Second World War ordnance disposal success

This article has photo gallery Published on Department of Defence (author), ABIS Kayla Hayes (photographer)

Location(s): Cooktown, Queensland

Topic(s): HMAS Gascoyne (M85)

Chief Petty Officer Clearance Diver Christian O'Neill prepares to conduct a check shot dive and environmental survey after demolition of the World War II sea mine in shallow water off the coast of Cooktown in Far North Queensland.   (photo: ABIS Kayla Hayes)
Chief Petty Officer Clearance Diver Christian O'Neill prepares to conduct a check shot dive and environmental survey after demolition of the World War II sea mine in shallow water off the coast of Cooktown in Far North Queensland.

Royal Australian Navy Mine Warfare and Clearance Diving specialists from HMAS Gascoyne have safely disposed of suspected Second World War ordnance in Far North Queensland.
 
Gascoyne
, a mine hunter coastal vessel, was deployed from Sydney on 11 October to respond to a request from Maritime Safety Queensland to assess two sites off the coasts of Cooktown and Bamaga.
 
The first item was found by local divers 26 nautical miles east of Cooktown on 6 October, with another suspected unexploded item found on the beach at Newcastle Bay, Cape York on 9 October.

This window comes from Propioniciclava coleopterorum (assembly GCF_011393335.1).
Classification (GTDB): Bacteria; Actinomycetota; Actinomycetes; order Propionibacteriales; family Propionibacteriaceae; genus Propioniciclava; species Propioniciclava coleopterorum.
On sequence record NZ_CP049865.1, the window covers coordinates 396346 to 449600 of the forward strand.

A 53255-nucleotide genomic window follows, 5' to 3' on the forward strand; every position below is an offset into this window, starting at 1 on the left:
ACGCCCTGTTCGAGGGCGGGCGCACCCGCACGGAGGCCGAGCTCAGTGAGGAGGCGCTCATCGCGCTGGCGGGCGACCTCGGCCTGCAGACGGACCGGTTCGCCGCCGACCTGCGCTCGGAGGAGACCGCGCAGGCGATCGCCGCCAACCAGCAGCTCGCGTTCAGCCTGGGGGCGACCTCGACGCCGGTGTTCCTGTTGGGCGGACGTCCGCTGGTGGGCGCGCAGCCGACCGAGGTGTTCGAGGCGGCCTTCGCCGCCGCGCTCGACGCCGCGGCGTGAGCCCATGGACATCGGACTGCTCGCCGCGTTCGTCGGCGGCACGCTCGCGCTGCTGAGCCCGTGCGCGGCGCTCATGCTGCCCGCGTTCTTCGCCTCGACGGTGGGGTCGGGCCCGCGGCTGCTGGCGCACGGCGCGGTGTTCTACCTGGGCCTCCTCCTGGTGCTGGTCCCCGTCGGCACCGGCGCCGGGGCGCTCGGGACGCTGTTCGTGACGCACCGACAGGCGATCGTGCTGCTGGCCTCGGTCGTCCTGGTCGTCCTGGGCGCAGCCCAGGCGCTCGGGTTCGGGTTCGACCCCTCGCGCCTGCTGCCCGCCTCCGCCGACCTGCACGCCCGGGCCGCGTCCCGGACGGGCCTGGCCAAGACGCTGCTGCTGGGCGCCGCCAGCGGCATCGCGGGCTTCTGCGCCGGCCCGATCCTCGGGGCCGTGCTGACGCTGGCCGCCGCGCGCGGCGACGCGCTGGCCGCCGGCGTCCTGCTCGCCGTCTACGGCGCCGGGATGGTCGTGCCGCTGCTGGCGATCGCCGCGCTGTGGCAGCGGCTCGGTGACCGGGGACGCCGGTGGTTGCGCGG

The items posed a significant hazard to the public and the decision was made to dispose of the items on site for safety reasons. 
 
Lieutenant Commander Alan Parton, Commanding Officer of Gascoyne said the Sydney-based minehunter was rapidly deployed to assess and dispose of the potential hazards.
 
“With less than 24 hours’ notice we were travelling to North Queensland and after arriving in the area off Cooktown, we located an old sea mine in approximately seven metres of clear water,” Lieutenant Commander Parton said.
 
“After a careful environmental and safety assessment the divers determined the best course of action and safely detonated the mine."
 
Lieutenant Commander Parton said the weather was more testing during the disposal of the second item with strong winds and choppy waters. 
 
“The shallow waters required us to anchor three miles from shore near Bamaga. Our divers went ashore, assessed and disposed of the item.”
 
Defence worked closely with Queensland Police, the Great Barrier Reef Marine Park Authority and local indigenous population in planning the disposals. 
 
“The close working relationship between stakeholders helped ensure the success of this mission."
 
“The safety of the Australian people and the protection and accessibility of Australian waters for commercial or domestic use is at the forefront of the Royal Australian Navy’s priorities."
 
“Navy’s Huon class minehunters are a vital part of Navy capability and provide versatility in these situations.”
 
Members of the public who find an item that they suspect may be unexploded ordnance should not touch or move the item, but contact their nearest police station. Further information on unexploded ordnance safety can be found at www.defence.gov.au/uxo/